What Causes High & Low Blood Glucose Levels in Kids?

Kids have a lot of energy. That’s no big secret to parents. And glucose, or sugar, is the body’s primary source of energy. Kids need glucose for their bodies and brains to function correctly. But too much, or not enough, can lead to health problems. So, it’s essential to know the causes of high and low blood glucose.

Insulin is a hormone that regulates glucose levels. It allows the body to use sugar from carbohydrates for energy or store it for later. When the body has too much glucose in the blood, it’s known as hyperglycemia. When it has too little, it’s called hypoglycemia.

For kids with diabetes, their bodies don’t produce insulin, or their insulin doesn’t work the way it’s supposed to. This leads to high or low levels of blood glucose and needs to be adjusted and monitored with the help of your pediatrician.

What Causes High & Low Blood Glucose Levels in Kids?

Most kids, however, produce the right amount of insulin to regulate their blood glucose levels. But their levels will inevitably spike and drop, so it’s important to know why and be able to recognize the symptoms.

Causes of High Blood Glucose

A spike in blood glucose can happen for many reasons in children. As kids grow and their bodies change, the amount of insulin needed in their system changes as well. Here are some of the most common causes of high blood glucose to be aware of:

  • Overeating – If a child eats too much, that extra food is converted into excess glucose in the bloodstream.
  • Not eating the right food – A balanced diet is vital to good health. Eating a bunch of sweets and candy can spike glucose levels.
  • Illness – Fighting an illness, like the flu, can disrupt the body’s production of insulin.
  • Exercise – Not getting enough exercise can contribute to high glucose levels.
  • Insulin – Taking the right amount is essential for kids with diabetes.
  • Medication – Some medications can cause swings in blood sugar levels.

Symptoms of High Blood Glucose

When children have hyperglycemia, their bodies and brains are reacting to an overload of sugar. Common symptoms to look for include:

  • Frequent urination
  • Increased thirst or dry mouth
  • Feeling tired
  • Nausea
  • Headache
  • Blurred vision
  • Fruity smelling breath

Causes of Low Blood Glucose

A low blood glucose level left untreated can lead to serious health issues, like seizures and loss of consciousness. Here are the leading causes:

  • Not eating enough – Kid’s bodies need fuel from food to function properly. Under-eating can lead to drops in blood glucose.
  • Low carbohydrate intake – Kids need to eat enough carbs, so their bodies have the necessary sugar and energy.
  • Illness – An illness can cause loss of appetite and vomiting, leading to under-eating.
  • Extra exercise – More physical activity than usual without also eating more food can drop blood glucose levels.
  • Insulin – Similar to hyperglycemia, taking the proper amount of insulin is crucial for those with diabetes.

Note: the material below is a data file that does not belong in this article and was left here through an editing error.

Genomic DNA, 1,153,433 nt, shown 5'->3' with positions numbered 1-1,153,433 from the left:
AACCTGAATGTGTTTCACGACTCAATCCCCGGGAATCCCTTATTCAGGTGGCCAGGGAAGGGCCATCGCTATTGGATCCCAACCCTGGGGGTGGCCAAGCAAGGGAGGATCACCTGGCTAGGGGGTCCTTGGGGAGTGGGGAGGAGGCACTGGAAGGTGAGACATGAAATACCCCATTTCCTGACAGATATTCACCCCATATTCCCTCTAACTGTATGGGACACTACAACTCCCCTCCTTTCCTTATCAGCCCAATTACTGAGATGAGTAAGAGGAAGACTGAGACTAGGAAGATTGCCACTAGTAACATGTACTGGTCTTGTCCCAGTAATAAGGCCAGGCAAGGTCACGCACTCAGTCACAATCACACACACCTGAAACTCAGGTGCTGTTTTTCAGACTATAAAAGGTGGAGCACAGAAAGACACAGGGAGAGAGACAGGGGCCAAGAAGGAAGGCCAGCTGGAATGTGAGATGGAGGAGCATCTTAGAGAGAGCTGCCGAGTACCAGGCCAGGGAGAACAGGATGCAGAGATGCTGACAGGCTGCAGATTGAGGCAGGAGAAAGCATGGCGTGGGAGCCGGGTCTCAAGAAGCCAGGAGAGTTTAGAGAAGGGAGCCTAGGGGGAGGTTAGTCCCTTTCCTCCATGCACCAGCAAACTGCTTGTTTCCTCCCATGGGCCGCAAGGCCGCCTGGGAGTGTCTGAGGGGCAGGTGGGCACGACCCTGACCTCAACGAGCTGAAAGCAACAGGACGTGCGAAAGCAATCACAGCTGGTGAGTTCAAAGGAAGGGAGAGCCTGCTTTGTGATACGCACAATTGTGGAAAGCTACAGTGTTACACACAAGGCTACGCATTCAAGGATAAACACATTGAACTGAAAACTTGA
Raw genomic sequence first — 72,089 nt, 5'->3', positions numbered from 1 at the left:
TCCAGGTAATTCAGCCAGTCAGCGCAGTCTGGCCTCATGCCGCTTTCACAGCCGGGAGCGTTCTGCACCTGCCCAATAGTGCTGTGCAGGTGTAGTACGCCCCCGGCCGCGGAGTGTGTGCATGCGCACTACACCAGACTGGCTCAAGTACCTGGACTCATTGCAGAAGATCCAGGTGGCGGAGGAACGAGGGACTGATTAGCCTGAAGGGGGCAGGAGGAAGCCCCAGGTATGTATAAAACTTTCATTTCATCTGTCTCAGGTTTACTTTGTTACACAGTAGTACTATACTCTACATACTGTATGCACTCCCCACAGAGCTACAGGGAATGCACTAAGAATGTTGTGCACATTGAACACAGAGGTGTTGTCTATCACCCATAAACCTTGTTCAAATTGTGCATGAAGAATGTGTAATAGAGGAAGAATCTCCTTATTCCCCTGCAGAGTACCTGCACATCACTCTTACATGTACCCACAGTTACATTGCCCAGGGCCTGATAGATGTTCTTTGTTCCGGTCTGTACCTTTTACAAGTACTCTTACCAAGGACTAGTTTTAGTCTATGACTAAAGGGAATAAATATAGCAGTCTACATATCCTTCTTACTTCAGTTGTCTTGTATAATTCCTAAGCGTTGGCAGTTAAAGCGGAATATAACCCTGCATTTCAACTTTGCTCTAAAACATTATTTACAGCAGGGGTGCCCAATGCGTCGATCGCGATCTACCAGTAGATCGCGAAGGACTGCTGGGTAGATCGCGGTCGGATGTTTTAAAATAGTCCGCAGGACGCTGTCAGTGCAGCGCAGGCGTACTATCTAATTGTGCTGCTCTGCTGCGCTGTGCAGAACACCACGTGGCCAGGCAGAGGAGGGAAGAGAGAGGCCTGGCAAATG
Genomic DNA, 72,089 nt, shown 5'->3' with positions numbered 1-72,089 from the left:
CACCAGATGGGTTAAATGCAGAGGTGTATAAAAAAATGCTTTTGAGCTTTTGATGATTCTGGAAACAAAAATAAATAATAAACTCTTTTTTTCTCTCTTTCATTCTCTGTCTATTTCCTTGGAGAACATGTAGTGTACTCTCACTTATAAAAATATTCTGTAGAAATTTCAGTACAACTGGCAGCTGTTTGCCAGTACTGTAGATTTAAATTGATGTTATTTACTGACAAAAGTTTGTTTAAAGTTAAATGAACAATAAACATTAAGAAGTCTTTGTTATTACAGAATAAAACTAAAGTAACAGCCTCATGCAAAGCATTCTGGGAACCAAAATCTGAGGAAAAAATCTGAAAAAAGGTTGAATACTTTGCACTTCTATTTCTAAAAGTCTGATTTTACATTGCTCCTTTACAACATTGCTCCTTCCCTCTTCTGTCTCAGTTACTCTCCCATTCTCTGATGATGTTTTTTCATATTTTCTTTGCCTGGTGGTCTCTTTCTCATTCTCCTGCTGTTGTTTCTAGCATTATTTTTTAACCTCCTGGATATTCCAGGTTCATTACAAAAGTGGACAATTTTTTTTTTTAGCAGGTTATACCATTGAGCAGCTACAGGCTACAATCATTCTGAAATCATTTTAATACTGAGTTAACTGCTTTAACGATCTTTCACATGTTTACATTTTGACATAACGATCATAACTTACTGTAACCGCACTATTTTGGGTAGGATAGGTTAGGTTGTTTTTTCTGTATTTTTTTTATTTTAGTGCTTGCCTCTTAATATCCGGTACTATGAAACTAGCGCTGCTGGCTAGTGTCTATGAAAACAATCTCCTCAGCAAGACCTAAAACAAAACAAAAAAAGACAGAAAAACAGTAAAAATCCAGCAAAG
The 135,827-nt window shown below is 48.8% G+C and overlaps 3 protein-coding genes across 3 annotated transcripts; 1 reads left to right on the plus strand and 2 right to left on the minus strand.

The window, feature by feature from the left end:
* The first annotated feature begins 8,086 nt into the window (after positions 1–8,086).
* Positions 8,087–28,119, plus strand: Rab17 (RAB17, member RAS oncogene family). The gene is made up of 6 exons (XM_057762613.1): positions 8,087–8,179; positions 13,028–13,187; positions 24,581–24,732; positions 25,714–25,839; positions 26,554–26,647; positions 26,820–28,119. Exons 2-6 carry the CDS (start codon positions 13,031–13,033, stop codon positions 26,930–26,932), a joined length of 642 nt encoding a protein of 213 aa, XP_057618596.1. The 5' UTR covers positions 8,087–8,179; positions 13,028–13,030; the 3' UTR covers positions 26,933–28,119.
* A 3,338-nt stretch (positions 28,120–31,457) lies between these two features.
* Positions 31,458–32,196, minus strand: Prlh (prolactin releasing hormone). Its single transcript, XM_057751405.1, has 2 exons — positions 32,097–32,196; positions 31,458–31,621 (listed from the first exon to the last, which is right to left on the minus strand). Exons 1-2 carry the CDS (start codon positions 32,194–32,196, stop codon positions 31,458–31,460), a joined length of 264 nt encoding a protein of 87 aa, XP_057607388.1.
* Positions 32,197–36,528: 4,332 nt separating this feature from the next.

Symptoms of Low Blood Glucose

Here’s what to look for:

  • Increased sweating
  • Hunger
  • Headaches
  • Shakiness
  • Dizziness
  • Weakness
  • Difficulty concentrating
  • Fatigue
  • Pale skin
  • Irritability

The only accurate way to know if your kids have high or low blood glucose is to get them checked by a doctor.

A Quick Guide to Arthritis Causes and Symptoms in Kids

Arthritis is a condition that most people associate with older people. However, it can also affect kids of all ages. There are many different kinds of arthritis, but juvenile idiopathic arthritis (JIA) is the most common in kids.

The CDC has reported that around 1 in 1,000 kids will be diagnosed with JIA. The condition can affect kids in many different ways, so any issues must be quickly identified and treated. Today, we will have a closer look at Arthritis causes & symptoms in kids.

Arthritis Causes and Symptoms in Kids

What is JIA?

Arthritis is a painful condition that causes chronic joint pain and stiffness. It can also cause swelling in the affected area. It can affect all the major joints, such as knee, wrist, hips, ankles, and shoulders.

In some cases, the symptoms will come and go again without any long-term issues. However, some cases of JIA can lead to severe complications without can have a massive impact on the child’s life.

Typically, if the pain and stiffness last for around six weeks, then there is a possibility that the child has some arthritis. The good news is that JIA is treatable, and for many kids, the condition will not affect their ability to lead a full and active life.

What Are the Symptoms?

The symptoms of JIA may affect one joint or many different areas of the body. In all cases, the child will suffer from one or more of these symptoms:

  • Joint pain
  • Swelling
  • Joint Stiffness
  • Fever, rash, and swollen lymph nodes

Many of these symptoms may occur if the child plays a lot of sports, leads an active life, or spends a lot of time immobile. However, if there has been no prior history of injuries, trips, and falls, and the pain stays for longer than a week, it is worth getting the child checked out.